• I don’t have a dog in this fight (literally), but I like the idea of using cemeteries recreationally, especially in a city where greenspace is limited.

    If I were to be buried in the ground (which is itself a selfish act) I would be rather pleased to think that my “resting place” would be a space for the living to enjoy themselves, with dogs, kids, and kickball.

    • Completely agree.

      We’re not going to get any more land, we need to use what we have in the most efficient way.

    • This.

      I am from Pittsburgh and there is one huge cemetery there that has been used recreationally historically. It’s not only a place to bury the dead, but people have always walked there (with or without dogs) and even had picnics and larger gatherings/reunions there. I agree that in an urban setting it only makes sense to make use of available greenspace for residents to enjoy themselves, even if it is in a cemetery.

    • Totally agree with this.

    • one mans selfish is another mans religious belief.

  • Is all poop on graves offensive? If so you need to screen over the entire cemetery to keep rats, birds, squirrels, racoons, opossums, foxes etc. out. If not then why is dog poop different – especially as all decent people pick it up and all rotten people are not going to be deterred by a sign anyway?

    I understand someone might be offended to see someone’s lab actually pissing on a tombstone – but otherwise the “disrespectful” argument is not logically consistent.

    • Are you intentionally being obtuse? By your logic, people could drop trou and squat on the lawn, so long as it’s cleaned up afterwards.

  • Also, to compare it to Arlington Cemetery is preposterous. Arlington Cemetery is more than just a place people are buried. It is a symbol of our nation’s sacrifice and the sacrifices of families and servicemen and women. It is sacred and, in my opinion, shouldnt be used for any sort of recreation, except leisurely walks and running. No bikes, rollerblades, skateboards, ball playing, loud voices, or picnics.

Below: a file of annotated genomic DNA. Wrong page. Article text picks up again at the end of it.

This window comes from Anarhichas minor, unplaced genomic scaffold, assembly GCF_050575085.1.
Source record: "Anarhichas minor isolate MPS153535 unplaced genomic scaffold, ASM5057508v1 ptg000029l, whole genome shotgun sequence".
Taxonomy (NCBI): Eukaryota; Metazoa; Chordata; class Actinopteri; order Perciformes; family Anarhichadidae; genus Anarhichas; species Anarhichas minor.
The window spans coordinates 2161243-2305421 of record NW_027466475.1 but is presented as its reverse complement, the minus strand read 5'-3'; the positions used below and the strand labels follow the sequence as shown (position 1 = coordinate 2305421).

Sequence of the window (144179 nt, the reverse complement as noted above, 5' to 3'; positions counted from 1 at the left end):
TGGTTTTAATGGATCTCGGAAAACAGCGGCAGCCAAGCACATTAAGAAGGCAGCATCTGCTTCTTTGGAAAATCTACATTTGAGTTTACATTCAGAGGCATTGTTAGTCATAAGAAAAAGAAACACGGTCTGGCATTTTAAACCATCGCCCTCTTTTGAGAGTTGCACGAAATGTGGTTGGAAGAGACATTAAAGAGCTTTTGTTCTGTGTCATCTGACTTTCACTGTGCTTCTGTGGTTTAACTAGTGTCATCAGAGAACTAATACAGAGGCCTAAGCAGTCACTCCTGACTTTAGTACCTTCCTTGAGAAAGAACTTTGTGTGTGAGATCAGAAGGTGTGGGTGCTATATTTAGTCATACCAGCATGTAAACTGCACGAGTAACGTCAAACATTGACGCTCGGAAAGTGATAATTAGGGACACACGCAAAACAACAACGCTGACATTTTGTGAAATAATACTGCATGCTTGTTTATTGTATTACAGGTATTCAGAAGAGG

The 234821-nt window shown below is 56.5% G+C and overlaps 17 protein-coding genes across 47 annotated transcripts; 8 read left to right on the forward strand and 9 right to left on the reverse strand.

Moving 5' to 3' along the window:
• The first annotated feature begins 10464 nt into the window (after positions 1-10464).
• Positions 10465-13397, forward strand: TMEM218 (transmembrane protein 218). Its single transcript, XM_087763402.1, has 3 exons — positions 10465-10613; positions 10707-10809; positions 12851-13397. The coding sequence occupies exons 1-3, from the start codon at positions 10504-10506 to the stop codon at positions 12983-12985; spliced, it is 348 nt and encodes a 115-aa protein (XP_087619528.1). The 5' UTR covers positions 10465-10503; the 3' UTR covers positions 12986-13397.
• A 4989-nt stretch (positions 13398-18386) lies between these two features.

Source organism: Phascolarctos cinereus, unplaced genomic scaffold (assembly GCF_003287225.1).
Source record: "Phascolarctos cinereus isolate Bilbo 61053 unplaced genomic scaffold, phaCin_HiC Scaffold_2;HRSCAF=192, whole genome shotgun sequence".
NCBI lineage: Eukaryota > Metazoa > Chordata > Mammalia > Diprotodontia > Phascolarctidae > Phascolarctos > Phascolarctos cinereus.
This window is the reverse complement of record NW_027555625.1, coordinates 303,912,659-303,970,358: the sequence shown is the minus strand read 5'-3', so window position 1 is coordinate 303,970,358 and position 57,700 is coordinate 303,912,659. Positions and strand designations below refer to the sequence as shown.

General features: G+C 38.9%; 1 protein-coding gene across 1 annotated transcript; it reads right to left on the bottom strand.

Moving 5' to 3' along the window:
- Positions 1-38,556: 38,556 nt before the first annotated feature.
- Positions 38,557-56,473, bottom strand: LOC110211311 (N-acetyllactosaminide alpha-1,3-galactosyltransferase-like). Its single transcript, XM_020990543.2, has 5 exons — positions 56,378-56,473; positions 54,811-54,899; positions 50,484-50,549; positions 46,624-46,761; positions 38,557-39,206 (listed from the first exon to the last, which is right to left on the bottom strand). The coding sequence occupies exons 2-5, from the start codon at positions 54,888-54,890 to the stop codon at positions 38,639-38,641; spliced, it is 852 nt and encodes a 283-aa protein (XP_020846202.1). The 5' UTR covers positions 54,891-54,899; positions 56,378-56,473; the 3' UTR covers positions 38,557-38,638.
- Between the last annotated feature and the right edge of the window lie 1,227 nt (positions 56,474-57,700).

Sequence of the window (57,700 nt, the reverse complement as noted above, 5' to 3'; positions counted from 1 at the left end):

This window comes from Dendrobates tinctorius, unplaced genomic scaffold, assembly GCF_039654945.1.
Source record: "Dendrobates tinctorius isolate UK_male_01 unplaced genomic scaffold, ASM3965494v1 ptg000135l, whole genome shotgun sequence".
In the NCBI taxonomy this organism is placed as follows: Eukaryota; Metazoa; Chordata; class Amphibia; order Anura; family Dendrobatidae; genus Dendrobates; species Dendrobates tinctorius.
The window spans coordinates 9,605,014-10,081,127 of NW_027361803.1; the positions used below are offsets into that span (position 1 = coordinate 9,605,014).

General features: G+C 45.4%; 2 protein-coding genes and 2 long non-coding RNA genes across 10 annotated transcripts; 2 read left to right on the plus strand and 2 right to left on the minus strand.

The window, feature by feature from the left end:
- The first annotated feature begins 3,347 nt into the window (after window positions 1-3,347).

Other cemeteries are places where family and friends can go and remember loved ones, but its definitely not the same. As long as the area is kept clean and dog turds are not sitting on plots, I see no reason anyone has to object.

  • In some respects the banding together of dog owners at Congressional increased attention/interest to the, at the time, very troubled cemetery. But the situation at Congressional is controlled and there is heavy peer pressure so I haven’t heard of problems bubbling over.

    Obviously, the authorities at Rock Creek were finding this situation a problem. Since at this point there seem to be no reasons it is hard to determine if this was a “good” thing or an overreaction.

  • I have trouble seeing how this could be related to security concerns. In the 5 or so years we’ve had our dog we have met so many good people walking their dogs and I feel strongly that our presence in the cemetery (in parts where I rarely see non-dog walkers) add a level of security. When you remove citizens from the cemetery you must now rely on your own security measures.

    Not only have I never seen a dog owner not clean up after their pet in the cemetery, I have often seen dog owners picking up other trash in the cemetery and carrying it to the trash cans. Many (if not all) of us take great pride in the cemetery and consider it an important part of our neighborhood.

    Cemeteries (particularly urban) have a long history of being designed to provide park space for urban communities ( This may seem odd if you’re not used to it, but they were really meant to be enjoyed by the living and not meant to be walled off from the community.

  • A cemetery does equal a park according to the church.

    • Thanks for posting this link – yes the cemetery is also a park – from the Rock Creek Church Parish:

      The burial ground in the church yard’s urban space, with its natural rolling landscape, was designed as part of the rural cemetery movement to function as both cemetery and public park. This beautiful park-like setting is now a place of pilgrimage for people from all over the world, who come to see the remarkable variety of monuments and sculptures and often to visit the renowned Adams memorial.

  • My Aunt is buried there – she loved dogs and I was thinking just this morning as I walked by and saw that sign – “What would Aunt Mary say about this if she were alive today?”

    Her response would of course be “Get me the hell out of this box I can’t breath!”

    Seriously – I will say that I am a bit bummed about it. I love walking through the space with my pups because there is so much history there and while they are digging for human bones I enjoy looking at the stories of the people’s lives buried there.

    Dog lover or not — if you have not spent an hour of so walking around the cemetery you are missing out on a more hidden history of DC and the country.

  • when I die, you can bring your dog to visit me.

    let them roll in the grass, dig a hole, take a nap, chew on a stick above me…even do their “business” if they like.